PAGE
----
provide for cooperation and assistance for development, as the
Opposition would like to assert.
The Opposition Report also does not take into
consideration the present reality in the international launching market,
in which about 80% of the international launchings is controlled by the
US national laws reflecting its national security concerns, and its
agreements with NATO countries to prevent the proliferation of dual uses
It is true, however, that USA did not take into due
account all the international obligations assumed by Brazil in this
matter, since the 1988 Constitution, as well as the measures adopted in
national legislation by the Brazilian Government since 1994, when it has
expressed its support for the MTCR guidelines. These concrete and
relevant initiatives, as a matter of fact, should have been included in
the preamble of the Agreement, as a background for the Brazilian party.
Nevertheless, the discussion in the Brazilian
Parliament has shown that there are no fundamental reasons to reject the
Agreement. There is no doubt that any country has the right to protect
its technology against theft, fraud, and espionage as well as
There is no basis to affirm that because of this
Agreement Brazil may loose its sovereign rights over Alcantara Spaceport
and the control of its operational space launchings. The Brazilian
Government has all instruments and resources to enforce its rights and
interests in the functioning of Alcantara Spaceport. At the same time,
it has the opportunity to enter into the international launching market,
its main goal. That is why the Agreement is of importance to Brazil.
But, even if this Agreement enters into force and
Brazil conquers some space in the international launching market, this
will be a particular case, due to a bilateral agreement. It does not
diminish the importance of international cooperation in the area of
space activities, specially launching activities.
The technological concentration and the national and
regional security policies as well as the lack of trust in foreign
partners restrict cooperation in space programs, which could benefit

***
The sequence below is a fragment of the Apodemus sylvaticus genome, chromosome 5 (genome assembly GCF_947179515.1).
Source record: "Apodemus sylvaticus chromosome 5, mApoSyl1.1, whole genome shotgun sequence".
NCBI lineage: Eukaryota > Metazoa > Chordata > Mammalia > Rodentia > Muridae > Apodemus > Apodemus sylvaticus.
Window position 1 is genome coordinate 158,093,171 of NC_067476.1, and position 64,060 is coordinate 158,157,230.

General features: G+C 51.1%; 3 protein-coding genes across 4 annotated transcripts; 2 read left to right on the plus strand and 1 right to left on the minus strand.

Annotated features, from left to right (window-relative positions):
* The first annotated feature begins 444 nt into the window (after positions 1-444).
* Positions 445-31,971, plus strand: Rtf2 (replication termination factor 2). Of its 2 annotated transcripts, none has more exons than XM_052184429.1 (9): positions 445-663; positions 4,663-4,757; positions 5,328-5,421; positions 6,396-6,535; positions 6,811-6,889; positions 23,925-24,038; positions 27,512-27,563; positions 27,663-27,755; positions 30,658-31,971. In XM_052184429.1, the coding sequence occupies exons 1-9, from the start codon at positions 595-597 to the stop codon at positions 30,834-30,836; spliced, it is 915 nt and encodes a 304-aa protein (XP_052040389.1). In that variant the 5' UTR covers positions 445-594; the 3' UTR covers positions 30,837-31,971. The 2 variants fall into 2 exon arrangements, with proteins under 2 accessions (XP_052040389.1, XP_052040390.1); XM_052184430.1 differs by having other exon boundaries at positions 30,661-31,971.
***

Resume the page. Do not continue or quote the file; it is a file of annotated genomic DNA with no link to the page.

several countries and speed international development.
Laws and policies which qualify almost all satellites
as ‘arms’ (subject to strict export controls) and mix the concepts of
security and trade, discourage cooperation between launch companies in
the field of safety, and will slow down the development of safe and
affordable access to space.
the US recognize that its "US Export Administration Act represents a
compromise between two conflicting goals, protecting national security
and promoting US business interests abroad", as Senator Phil Gramm, (Republican,
Texas) said during the review of the US Export Administration Act, last
This is far from being the best scenario to
promote global space projects to benefit all mankind. However, any
measure to expand the international launching market with the
participation of more countries, like Brazil, is certainly an
* Brazilian Society of Aerospace
Law (SBDA), Brazilian Society for the Advancement of Science (SBPC).
** LLM, DCL, Attorney
The views expressed in this paper are personal
opinions of the authors and do not reflect the views and opinions of
1 Monserrat Filho, José, and
Leister, Valnora, Brazil-USA Agreement on Alcantara Launch Center,
Proceedings of the Forty-Third Colloquium on The Law of Outer Space, 2-6
October 2000, Rio de Janeiro, Brazil.
2 Lafer, Celso, Alcântara e o
programa espacial (Alcantara and the Space Program), Jornal do Brasil,
August 29th 2001 Back
3 Sardenberg, Ronaldo Mota,
Política espacial, Alcântara e nacionalismo, O Globo, 11/9/2001.
4 Sardenberg, Ronaldo Mota, O Acordo de
Salvaguardas Tecnológicas e Alcântara, O Estado de S. Paulo (Brazilian
5 From the explanation note
distributed in the Brazilian National Congress by the Ministry of
Science and Techonology
6 Lafer, see note 2.
7 Explanation on the Agreement
between the Government of the Federative Republic of Brazil and the
Government of the USA on Technology Safeguards associated with the US
participation in launches from the Alcantara Spaceport. Folder
elaborated and edited by the Brazilian Ministry of Science and
Technology, August 2001.
8 See note 3.
9 See note 7.
10 See note 5.
11 Sardenberg, see note 3.
12 See note 5.
13 See note 6.
14 See note 5.
15 Magazine Veja, 12/9/2001, p.
16 See note 4.
17 See note 7.
18 Project 2001: Recommendations
of the Working Group on Launch and Associated Services, by Philip
Markiol and Chistian Kohlhase, Programme & Information, International
Colloquium, Cologne, Germany, 29-31 May 2001.
19 The revision of the 1979 Export
Administration Act passed 85-14 in the Senate and now goes to the House.
The bill removes controls on items that have mass- market status, but
also gives the president new authority to block export of items that
could pose serious threat to US national security. The measure also
increases criminal and civil penalties for export-control violations. An
individual could face criminal penalties of up to 1million per violation
and 10 years in prison.